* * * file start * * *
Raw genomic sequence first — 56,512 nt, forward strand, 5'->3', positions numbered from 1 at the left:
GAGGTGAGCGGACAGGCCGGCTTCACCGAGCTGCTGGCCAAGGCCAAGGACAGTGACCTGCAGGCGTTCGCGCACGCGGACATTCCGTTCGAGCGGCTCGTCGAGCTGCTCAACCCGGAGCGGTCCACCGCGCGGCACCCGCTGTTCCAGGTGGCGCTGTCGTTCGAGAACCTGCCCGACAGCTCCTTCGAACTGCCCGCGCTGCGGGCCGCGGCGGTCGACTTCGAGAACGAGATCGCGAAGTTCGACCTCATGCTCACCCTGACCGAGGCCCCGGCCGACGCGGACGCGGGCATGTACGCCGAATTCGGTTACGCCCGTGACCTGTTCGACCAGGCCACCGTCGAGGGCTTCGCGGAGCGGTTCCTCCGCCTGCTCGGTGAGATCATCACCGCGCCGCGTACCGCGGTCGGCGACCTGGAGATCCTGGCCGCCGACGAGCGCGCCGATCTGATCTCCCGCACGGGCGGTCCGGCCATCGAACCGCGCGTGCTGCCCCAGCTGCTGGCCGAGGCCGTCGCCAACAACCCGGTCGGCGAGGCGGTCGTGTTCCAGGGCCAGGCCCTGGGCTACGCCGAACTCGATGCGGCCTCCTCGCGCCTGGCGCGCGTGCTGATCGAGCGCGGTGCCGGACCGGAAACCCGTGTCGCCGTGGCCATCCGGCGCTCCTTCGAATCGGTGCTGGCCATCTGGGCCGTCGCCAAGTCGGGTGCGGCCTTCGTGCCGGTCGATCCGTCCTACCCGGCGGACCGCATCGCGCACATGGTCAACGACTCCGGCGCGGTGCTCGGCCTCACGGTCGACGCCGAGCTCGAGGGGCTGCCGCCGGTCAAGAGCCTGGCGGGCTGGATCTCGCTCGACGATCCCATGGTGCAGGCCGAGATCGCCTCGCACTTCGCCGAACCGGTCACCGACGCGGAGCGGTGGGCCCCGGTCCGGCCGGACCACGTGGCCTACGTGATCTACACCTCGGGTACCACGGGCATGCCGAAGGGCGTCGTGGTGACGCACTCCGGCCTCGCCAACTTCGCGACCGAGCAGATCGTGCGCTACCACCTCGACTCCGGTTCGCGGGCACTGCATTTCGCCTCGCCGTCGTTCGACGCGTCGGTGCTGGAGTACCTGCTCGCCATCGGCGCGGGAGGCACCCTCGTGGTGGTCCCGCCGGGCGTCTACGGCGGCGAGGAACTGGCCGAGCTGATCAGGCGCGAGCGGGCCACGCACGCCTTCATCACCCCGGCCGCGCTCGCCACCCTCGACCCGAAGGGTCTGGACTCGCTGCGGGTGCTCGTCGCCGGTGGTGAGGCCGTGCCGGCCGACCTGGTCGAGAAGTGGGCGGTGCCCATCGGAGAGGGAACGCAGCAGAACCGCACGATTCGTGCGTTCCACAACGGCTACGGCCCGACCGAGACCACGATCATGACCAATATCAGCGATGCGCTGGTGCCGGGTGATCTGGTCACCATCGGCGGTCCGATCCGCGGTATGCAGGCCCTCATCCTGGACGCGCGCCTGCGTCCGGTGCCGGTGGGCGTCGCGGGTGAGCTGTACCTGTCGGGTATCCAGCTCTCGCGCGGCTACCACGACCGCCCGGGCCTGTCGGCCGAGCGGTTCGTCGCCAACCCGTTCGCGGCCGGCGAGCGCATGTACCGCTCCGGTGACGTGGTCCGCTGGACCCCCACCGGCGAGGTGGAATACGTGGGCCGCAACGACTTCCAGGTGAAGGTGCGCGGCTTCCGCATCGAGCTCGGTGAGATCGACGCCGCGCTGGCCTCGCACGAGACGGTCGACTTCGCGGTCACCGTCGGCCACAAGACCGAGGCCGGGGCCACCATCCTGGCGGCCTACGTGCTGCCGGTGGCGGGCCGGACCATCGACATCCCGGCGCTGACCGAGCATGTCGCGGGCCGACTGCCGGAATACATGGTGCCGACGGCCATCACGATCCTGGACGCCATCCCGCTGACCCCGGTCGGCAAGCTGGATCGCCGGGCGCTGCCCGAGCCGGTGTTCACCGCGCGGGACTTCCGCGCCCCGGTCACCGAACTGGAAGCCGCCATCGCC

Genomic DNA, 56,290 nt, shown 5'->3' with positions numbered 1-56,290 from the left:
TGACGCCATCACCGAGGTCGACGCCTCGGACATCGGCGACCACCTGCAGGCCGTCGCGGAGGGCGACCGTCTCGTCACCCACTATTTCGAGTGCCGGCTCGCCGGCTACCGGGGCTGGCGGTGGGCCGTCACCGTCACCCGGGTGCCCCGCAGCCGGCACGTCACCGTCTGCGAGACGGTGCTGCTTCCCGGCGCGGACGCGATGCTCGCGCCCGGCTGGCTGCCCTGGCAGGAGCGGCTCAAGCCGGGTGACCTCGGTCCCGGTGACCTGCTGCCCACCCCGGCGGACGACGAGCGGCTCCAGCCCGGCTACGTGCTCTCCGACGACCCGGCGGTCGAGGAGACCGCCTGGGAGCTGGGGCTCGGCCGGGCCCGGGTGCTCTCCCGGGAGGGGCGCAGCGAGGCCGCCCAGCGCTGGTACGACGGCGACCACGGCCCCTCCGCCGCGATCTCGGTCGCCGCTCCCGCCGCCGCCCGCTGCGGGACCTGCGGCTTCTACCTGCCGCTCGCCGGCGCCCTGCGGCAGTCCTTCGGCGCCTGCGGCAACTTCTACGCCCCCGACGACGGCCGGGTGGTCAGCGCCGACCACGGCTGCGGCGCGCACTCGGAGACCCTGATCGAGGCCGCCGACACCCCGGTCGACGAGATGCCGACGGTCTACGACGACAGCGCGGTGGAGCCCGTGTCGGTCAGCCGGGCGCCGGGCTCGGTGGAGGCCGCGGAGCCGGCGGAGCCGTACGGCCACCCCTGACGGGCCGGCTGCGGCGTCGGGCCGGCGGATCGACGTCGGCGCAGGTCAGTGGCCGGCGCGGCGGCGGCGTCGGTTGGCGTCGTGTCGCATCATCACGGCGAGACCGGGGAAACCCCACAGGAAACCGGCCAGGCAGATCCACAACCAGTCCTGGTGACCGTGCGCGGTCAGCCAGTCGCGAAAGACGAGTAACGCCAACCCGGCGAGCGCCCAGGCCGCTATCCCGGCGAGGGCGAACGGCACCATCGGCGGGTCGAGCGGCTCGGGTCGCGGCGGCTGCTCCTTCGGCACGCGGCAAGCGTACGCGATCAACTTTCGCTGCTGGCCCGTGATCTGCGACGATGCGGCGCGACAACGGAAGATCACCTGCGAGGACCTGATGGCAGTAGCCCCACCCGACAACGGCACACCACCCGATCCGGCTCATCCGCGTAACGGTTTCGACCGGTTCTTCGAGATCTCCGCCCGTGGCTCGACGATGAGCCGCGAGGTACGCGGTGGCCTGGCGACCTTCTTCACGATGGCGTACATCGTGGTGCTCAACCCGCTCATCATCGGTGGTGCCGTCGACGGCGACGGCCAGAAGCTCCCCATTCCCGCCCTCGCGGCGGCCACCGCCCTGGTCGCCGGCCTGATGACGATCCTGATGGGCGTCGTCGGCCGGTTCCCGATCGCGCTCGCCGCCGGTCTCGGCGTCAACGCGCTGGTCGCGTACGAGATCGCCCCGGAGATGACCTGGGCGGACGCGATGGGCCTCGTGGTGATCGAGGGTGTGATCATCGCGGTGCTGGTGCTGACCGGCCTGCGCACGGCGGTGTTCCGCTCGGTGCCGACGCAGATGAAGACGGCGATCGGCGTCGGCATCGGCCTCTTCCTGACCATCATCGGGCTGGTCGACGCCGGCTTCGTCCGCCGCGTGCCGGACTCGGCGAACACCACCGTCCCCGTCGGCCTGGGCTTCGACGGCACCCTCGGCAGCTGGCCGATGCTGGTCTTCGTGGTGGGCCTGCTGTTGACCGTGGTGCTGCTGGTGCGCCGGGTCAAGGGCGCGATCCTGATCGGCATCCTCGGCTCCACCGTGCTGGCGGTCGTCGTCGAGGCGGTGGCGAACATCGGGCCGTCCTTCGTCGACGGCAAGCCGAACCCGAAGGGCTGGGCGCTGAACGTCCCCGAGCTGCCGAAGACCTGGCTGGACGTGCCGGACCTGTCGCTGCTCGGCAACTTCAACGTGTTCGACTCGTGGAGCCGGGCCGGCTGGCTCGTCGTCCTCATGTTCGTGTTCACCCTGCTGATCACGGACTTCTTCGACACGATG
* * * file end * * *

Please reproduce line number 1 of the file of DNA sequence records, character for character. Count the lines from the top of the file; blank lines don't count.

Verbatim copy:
Raw genomic sequence first — 56,512 nt, forward strand, 5'->3', positions numbered from 1 at the left: